Inventories of crude increased 1.14 million barrels to 326.6 million last week, the highest since Aug. 31, 2007, the Energy Department said. Supplies of gasoline and distillate fuel also rose. Fuel demand dropped 6 percent, the largest one-week decline in almost five years, as the Federal Reserve reported the U.S. economy weakened further in the past month.
Crude oil for February delivery fell 50 cents, or 1.3 percent, to $37.28 a barrel at 2:46 p.m. on the New York Mercantile Exchange, the lowest settlement since Dec. 24. Futures are down 60 percent from a year ago.
Inventories of crude oil were forecast to rise 2.5 million barrels in the week ended Jan. 9, according to the median of 15 analyst estimates in a Bloomberg News survey. The increase last week left stockpiles 10 percent higher than the five-year average for the period, the department said.
Supplies at Cushing, Oklahoma, where oil that’s traded on Nymex is stored, climbed 2.5 percent to 33 million barrels last week, the highest since at least April 2004, when the department began keeping records for the location.
The price of oil for delivery in February 2010 is 61 percent more than for the front-month contract, allowing traders to profit if they have the ability to store crude. February crude traded at a $6.91 discount to March. This structure, in which the subsequent month’s price is higher than the one before it, is known as contango.
Volume in electronic trading on the exchange was 637,423 contracts as of 3:04 p.m. in New York. Volume totaled 762,289 contracts yesterday, up 62 percent from the average over the past 3 months. Open interest yesterday was 1.25 million contracts. The exchange has a one-day delay in reporting open interest and full volume data.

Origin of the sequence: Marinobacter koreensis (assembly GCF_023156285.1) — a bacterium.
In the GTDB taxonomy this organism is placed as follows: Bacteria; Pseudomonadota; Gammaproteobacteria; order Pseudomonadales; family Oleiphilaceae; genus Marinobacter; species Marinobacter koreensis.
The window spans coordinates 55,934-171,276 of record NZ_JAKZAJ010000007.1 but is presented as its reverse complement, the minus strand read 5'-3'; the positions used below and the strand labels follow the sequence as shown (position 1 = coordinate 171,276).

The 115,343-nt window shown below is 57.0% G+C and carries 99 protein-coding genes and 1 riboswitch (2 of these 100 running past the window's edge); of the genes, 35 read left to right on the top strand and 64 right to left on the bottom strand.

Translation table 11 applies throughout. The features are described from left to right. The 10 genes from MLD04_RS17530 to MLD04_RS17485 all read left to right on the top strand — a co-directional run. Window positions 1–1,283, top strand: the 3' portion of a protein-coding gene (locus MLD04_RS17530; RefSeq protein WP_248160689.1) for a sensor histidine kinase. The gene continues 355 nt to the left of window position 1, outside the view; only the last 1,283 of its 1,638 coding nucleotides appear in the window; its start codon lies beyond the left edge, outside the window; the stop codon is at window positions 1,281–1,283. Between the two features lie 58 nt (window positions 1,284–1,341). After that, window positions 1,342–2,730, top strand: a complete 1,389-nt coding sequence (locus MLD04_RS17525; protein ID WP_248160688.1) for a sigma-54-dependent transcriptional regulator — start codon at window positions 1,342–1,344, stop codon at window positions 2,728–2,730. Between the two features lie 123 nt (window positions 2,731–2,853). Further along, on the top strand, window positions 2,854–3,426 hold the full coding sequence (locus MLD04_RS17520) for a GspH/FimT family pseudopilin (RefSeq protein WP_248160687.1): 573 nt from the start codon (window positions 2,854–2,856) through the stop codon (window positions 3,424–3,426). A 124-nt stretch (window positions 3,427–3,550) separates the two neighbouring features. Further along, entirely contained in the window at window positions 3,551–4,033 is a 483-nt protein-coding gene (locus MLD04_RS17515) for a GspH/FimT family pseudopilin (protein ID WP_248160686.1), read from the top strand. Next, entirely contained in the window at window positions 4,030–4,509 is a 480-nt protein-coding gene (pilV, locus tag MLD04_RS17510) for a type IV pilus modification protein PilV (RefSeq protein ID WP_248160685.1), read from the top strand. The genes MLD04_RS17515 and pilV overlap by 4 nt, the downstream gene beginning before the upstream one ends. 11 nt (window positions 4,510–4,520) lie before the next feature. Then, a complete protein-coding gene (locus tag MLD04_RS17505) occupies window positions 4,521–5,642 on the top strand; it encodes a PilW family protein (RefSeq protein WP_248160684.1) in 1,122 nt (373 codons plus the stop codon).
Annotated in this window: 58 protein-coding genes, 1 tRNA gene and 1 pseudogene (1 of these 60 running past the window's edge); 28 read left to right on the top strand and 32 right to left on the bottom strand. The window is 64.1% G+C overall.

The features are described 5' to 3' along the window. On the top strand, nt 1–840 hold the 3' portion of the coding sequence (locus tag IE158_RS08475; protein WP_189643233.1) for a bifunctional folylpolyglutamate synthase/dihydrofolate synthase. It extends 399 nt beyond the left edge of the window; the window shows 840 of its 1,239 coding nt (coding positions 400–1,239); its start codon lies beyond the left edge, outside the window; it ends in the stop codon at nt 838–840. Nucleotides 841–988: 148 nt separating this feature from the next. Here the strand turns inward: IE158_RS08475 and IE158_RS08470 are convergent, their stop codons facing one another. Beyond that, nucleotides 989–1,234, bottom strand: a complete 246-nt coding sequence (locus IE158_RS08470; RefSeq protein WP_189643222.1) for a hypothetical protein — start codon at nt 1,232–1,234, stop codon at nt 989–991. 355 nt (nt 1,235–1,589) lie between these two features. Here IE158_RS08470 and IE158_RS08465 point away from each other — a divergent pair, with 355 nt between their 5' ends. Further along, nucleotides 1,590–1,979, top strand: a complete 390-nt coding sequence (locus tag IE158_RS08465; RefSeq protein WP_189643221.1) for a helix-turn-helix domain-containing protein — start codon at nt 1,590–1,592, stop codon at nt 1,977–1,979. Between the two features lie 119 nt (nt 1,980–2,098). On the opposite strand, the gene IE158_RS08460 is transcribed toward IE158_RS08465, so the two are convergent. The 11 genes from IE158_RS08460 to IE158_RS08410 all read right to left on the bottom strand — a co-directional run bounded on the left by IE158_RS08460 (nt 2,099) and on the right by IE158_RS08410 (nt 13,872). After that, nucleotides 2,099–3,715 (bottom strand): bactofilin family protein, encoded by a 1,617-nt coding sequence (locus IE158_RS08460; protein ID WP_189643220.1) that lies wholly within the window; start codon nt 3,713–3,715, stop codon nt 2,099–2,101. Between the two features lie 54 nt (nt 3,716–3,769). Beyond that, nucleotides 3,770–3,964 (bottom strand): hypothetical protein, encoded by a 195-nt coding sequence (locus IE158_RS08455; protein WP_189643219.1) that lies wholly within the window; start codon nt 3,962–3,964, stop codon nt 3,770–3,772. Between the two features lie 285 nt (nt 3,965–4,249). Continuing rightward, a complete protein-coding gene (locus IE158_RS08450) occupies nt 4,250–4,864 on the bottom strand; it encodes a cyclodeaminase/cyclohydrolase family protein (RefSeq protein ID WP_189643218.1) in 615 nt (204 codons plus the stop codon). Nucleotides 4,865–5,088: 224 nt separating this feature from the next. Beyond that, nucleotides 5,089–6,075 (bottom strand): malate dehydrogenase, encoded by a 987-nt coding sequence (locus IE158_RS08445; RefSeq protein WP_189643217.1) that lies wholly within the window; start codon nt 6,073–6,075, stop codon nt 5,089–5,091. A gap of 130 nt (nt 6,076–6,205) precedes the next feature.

Brent crude oil for February settlement rose 25 cents, or 0.6 percent, to settle at $45.08 a barrel on London’s ICE Futures Europe exchange.
The price of Brent oil in London for delivery in February is more than $7 a barrel higher than that for West Texas Intermediate oil, the grade that’s traded in New York, during the same month.
Gasoline stockpiles rose 2.07 million barrels to 213.5 million barrels, higher than the 1.85 million-barrel increase forecast in the survey. Supplies of distillate fuel, a category that includes heating oil and diesel, surged 6.35 million barrels to 144.2 million barrels, the biggest gain since January 2004.
Gasoline futures for February delivery rose 1.88 cents, or 1.6 percent, to settle at $1.1677 a gallon in New York. Heating oil for February dropped 5.1 cents, or 3.4 percent, to end the session at $1.4631 a gallon.
Prices also declined on speculation that fuel demand will fall this year because of the recession in the U.S., Europe and Japan. Global oil consumption will average 85.1 million barrels a day this year, down 810,000 barrels from 2008, according to an Energy Department report yesterday.
Oil ministers from the Organization of Petroleum Exporting Countries agreed in Oran, Algeria, to cut supply by 9 percent starting Jan. 1 to 24.845 million barrels a day in an effort to bolster prices.
The market advanced early today after Saudi Arabia said February output will be lower than its OPEC target, while Venezuela expressed support for fresh reductions.